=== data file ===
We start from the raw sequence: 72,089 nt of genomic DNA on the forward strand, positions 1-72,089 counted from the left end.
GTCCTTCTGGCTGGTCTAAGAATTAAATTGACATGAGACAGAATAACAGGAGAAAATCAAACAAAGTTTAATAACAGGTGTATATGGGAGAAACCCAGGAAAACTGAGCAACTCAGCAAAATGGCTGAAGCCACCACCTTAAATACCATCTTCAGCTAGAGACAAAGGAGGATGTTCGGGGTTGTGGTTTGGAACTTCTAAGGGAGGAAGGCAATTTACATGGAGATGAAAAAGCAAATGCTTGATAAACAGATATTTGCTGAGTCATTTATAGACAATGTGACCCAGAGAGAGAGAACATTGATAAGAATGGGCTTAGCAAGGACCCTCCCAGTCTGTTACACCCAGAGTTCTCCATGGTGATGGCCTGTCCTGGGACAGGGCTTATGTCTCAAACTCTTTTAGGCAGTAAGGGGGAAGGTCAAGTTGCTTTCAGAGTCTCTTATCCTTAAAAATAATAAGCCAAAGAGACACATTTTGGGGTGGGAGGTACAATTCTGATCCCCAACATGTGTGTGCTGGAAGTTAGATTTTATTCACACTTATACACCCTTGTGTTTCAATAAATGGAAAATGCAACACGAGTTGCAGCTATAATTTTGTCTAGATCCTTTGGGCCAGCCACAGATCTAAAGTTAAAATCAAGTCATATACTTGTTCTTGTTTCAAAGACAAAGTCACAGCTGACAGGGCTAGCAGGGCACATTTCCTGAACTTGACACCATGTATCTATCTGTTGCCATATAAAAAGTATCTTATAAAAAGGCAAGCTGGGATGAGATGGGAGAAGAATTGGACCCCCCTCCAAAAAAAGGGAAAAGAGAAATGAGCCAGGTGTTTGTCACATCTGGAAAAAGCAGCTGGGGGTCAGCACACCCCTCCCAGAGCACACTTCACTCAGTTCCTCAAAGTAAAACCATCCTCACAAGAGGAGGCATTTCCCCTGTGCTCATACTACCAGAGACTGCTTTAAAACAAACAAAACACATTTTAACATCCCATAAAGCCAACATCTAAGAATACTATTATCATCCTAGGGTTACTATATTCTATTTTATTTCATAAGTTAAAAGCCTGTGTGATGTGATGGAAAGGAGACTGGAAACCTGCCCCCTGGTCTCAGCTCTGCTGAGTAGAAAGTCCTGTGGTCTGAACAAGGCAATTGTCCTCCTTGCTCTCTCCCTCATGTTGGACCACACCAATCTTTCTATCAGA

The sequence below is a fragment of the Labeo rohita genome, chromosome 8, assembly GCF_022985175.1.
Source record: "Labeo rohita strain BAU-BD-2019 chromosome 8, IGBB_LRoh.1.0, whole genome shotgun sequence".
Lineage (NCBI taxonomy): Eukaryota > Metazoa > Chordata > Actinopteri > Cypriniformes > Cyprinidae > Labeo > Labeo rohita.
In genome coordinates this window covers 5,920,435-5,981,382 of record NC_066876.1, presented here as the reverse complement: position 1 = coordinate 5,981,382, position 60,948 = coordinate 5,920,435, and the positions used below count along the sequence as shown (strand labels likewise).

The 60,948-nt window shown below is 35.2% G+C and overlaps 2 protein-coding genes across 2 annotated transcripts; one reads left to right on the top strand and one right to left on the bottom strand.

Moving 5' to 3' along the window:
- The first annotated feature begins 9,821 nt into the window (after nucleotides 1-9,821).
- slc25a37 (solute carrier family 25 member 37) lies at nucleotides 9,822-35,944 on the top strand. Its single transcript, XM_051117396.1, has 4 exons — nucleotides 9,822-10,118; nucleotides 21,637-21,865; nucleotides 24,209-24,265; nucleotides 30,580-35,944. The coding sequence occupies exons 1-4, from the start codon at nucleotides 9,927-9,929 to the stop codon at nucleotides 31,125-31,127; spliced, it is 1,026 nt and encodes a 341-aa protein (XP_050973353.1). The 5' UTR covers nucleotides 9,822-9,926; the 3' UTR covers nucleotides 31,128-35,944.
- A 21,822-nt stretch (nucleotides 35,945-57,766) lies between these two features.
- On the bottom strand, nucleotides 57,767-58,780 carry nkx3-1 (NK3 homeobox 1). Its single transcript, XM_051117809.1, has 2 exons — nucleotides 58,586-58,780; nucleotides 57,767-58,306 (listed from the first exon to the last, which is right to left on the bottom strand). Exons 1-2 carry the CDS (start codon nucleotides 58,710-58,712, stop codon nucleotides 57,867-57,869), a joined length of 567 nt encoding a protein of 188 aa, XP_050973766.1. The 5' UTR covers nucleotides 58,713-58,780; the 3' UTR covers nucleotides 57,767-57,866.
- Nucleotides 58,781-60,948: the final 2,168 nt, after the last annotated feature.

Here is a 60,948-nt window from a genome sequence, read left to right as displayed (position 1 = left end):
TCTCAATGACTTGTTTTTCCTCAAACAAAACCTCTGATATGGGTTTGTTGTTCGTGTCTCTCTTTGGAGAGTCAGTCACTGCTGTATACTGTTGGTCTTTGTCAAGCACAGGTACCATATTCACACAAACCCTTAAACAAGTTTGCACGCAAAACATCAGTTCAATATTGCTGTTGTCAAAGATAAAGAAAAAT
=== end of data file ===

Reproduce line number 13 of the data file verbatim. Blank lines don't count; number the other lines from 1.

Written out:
- Nucleotides 58,781-60,948: the final 2,168 nt, after the last annotated feature.